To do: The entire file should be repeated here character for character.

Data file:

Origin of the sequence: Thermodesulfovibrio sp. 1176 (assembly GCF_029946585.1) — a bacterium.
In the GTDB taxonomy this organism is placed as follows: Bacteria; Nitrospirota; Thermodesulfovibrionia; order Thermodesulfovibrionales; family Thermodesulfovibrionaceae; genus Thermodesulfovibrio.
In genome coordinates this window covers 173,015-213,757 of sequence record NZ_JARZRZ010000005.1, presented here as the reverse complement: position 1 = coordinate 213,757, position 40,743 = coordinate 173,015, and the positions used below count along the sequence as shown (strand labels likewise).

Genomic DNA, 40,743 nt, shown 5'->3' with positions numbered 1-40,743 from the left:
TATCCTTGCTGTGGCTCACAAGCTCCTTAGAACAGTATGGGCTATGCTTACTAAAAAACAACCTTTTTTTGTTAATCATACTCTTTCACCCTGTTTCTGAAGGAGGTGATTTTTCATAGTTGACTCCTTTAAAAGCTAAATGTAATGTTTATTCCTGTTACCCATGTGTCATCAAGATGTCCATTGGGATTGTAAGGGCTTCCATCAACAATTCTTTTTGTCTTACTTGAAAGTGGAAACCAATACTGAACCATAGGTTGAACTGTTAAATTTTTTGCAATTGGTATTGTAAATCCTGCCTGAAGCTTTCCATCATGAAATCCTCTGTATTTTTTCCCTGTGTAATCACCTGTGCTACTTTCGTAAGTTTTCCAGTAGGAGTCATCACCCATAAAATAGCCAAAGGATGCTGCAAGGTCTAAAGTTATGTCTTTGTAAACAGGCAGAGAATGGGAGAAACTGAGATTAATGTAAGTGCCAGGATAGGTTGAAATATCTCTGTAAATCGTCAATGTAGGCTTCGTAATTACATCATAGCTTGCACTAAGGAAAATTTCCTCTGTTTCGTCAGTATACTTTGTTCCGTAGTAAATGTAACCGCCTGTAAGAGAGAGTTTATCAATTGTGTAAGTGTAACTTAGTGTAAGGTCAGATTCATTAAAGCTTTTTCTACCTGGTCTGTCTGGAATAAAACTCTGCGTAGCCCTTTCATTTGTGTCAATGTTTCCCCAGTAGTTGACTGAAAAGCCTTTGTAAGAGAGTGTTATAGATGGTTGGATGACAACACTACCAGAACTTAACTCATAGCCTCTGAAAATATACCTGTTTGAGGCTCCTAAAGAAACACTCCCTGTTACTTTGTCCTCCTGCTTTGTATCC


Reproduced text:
Origin of the sequence: Thermodesulfovibrio sp. 1176 (assembly GCF_029946585.1) — a bacterium.
In the GTDB taxonomy this organism is placed as follows: Bacteria; Nitrospirota; Thermodesulfovibrionia; order Thermodesulfovibrionales; family Thermodesulfovibrionaceae; genus Thermodesulfovibrio.
In genome coordinates this window covers 173,015-213,757 of sequence record NZ_JARZRZ010000005.1, presented here as the reverse complement: position 1 = coordinate 213,757, position 40,743 = coordinate 173,015, and the positions used below count along the sequence as shown (strand labels likewise).

Genomic DNA, 40,743 nt, shown 5'->3' with positions numbered 1-40,743 from the left:
TATCCTTGCTGTGGCTCACAAGCTCCTTAGAACAGTATGGGCTATGCTTACTAAAAAACAACCTTTTTTTGTTAATCATACTCTTTCACCCTGTTTCTGAAGGAGGTGATTTTTCATAGTTGACTCCTTTAAAAGCTAAATGTAATGTTTATTCCTGTTACCCATGTGTCATCAAGATGTCCATTGGGATTGTAAGGGCTTCCATCAACAATTCTTTTTGTCTTACTTGAAAGTGGAAACCAATACTGAACCATAGGTTGAACTGTTAAATTTTTTGCAATTGGTATTGTAAATCCTGCCTGAAGCTTTCCATCATGAAATCCTCTGTATTTTTTCCCTGTGTAATCACCTGTGCTACTTTCGTAAGTTTTCCAGTAGGAGTCATCACCCATAAAATAGCCAAAGGATGCTGCAAGGTCTAAAGTTATGTCTTTGTAAACAGGCAGAGAATGGGAGAAACTGAGATTAATGTAAGTGCCAGGATAGGTTGAAATATCTCTGTAAATCGTCAATGTAGGCTTCGTAATTACATCATAGCTTGCACTAAGGAAAATTTCCTCTGTTTCGTCAGTATACTTTGTTCCGTAGTAAATGTAACCGCCTGTAAGAGAGAGTTTATCAATTGTGTAAGTGTAACTTAGTGTAAGGTCAGATTCATTAAAGCTTTTTCTACCTGGTCTGTCTGGAATAAAACTCTGCGTAGCCCTTTCATTTGTGTCAATGTTTCCCCAGTAGTTGACTGAAAAGCCTTTGTAAGAGAGTGTTATAGATGGTTGGATGACAACACTACCAGAACTTAACTCATAGCCTCTGAAAATATACCTGTTTGAGGCTCCTAAAGAAACACTCCCTGTTACTTTGTCCTCCTGCTTTGTATCC